Julian Dunkerton: Superdry’s serial entrepreneur

Julian Dunkerton started out selling clothes at a stall in Cheltenham in 1985. Now he has built a global brand present in 46 countries and is venturing into drinks and hotels. Jane Lewis reports.


Julian Dunkerton: plotting world domination
(Image credit: Credit: Jeff Gilbert / Alamy Stock Photo)

Asked earlier this year what ambitions he still had, the founder of Superdry said he'd "love to be whispering in the government's ear on making economic decisions". Dunkerton has since upped his influence with his wallet.

Over the summer he donated £1m to the People's Vote campaign, which is demanding a new referendum on the terms of Brexit. His largesse "catapults him into a small group of people to make six-figure political donations in Britain", says The Observer. He is a useful figurehead for those who want to revisit the decision. The noisiest and most colourful entrepreneurs have tended towards the Leave camp.

Supersizing Superdry

Dunkerton's extraordinary drive makes him all the more useful, says Hilary Alexander in The Times. Dunkerton, 53, says that "in a 40-year career every business he has founded has been a success. Not one was a dud." He still plans to build Superdry into "a huge global brand with the largest online presence of any brand on the planet". But for the past few years he's been easing his way out of the company, which now has outlets in 46 countries, and no longer has any daily involvement in the running of the business.

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Dunkerton, who is worth £366m, retains a big stake in the FTSE 250 group, but recently cashed in a chunk of shares for £71m. "I was getting married", he says, and shrugs, setting his bracelets jangling. "I've done 30 years in that business. It was time to focus on my other businesses."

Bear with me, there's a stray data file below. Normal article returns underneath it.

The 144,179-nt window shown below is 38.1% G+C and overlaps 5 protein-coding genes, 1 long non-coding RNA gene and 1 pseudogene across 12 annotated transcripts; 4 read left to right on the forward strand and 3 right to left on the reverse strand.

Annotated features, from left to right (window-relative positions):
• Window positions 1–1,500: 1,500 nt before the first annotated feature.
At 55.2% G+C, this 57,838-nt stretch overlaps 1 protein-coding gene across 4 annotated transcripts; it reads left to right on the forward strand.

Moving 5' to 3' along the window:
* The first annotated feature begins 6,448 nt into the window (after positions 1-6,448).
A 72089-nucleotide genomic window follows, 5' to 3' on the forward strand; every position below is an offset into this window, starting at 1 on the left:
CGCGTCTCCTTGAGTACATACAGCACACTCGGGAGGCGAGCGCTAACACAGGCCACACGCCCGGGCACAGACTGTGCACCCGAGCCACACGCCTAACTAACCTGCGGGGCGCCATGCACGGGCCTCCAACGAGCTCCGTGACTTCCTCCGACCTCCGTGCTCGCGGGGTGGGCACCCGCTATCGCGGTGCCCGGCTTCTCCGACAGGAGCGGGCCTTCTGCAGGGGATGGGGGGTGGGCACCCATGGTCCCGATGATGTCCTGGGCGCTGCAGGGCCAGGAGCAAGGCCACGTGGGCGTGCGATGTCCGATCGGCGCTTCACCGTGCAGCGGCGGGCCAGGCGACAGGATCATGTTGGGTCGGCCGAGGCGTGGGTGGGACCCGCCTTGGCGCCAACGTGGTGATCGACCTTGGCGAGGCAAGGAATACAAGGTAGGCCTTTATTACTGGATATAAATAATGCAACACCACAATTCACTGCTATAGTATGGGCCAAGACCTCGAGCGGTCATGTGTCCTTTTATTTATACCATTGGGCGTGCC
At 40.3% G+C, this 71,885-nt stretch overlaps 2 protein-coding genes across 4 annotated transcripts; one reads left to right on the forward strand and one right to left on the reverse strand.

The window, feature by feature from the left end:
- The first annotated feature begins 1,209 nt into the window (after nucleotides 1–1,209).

Dunkerton cites his father, Ivor, as his first business mentor, noting that he "taught me never, ever to settle for anything that could be better", says the FT. His own education wasn't inspiring. Dunkerton then was more interested in clothes and started trading from a Cheltenham stall under the label Cult Clothing in 1985.

"There was a guy I watched selling carpet remnants when I was about 16 or 17 he made me realise there was no limit to how much money you could make buying and selling, as you're not using your own labour." Dunkerton reckons his own particular skill has always been spotting a gap in the market and filling it.

In 2003 he teamed up with James Holder to found Superdry, managing to establish the brand in the edgy niche in men's clothing that it has occupied ever since. In 2010 the pair floated SuperGroup. Relations with the City haven't always been easy, says the Financial Times. Following some "schoolboy maths blunders" shortly after its debut, the group emerged as a "serial issuer of profit warnings".

There was recognition early on that Dunkerton's "instinctive" entrepreneurship could "cause fraying at the seams". He stepped back, and stability seems to be reigning.

Branching out into cider

Last year Dunkerton bought the Lucky Onion group of boutique hotels and pubs in the Cotswolds. But it turns out that, for him, 2018 has been "all about apples", says The Times. Dunkerton's new all-encompassing ambition is to build the small, organic cidery started by his parents in Herefordshire 30 years ago which he recently moved to shiny new premises on his own estate near Cheltenham into an artisanal empire, "like a blokey Daylesford".

Dunkerton notes with some satisfaction that the business is doubling in size every year. "Typically, he's plotting world domination."

Jane writes profiles for MoneyWeek and is city editor of The Week. A former British Society of Magazine Editors editor of the year, she cut her teeth in journalism editing The Daily Telegraph’s Letters page and writing gossip for the London Evening Standard – while contributing to a kaleidoscopic range of business magazines including Personnel Today, Edge, Microscope, Computing, PC Business World, and Business & Finance.

She has edited corporate publications for accountants BDO, business psychologists YSC Consulting, and the law firm Stephenson Harwood – also enjoying a stint as a researcher for the due diligence department of a global risk advisory firm.

Her sole book to date, Stay or Go? (2016), rehearsed the arguments on both sides of the EU referendum.

She lives in north London, has a degree in modern history from Trinity College, Oxford, and is currently learning to play the drums.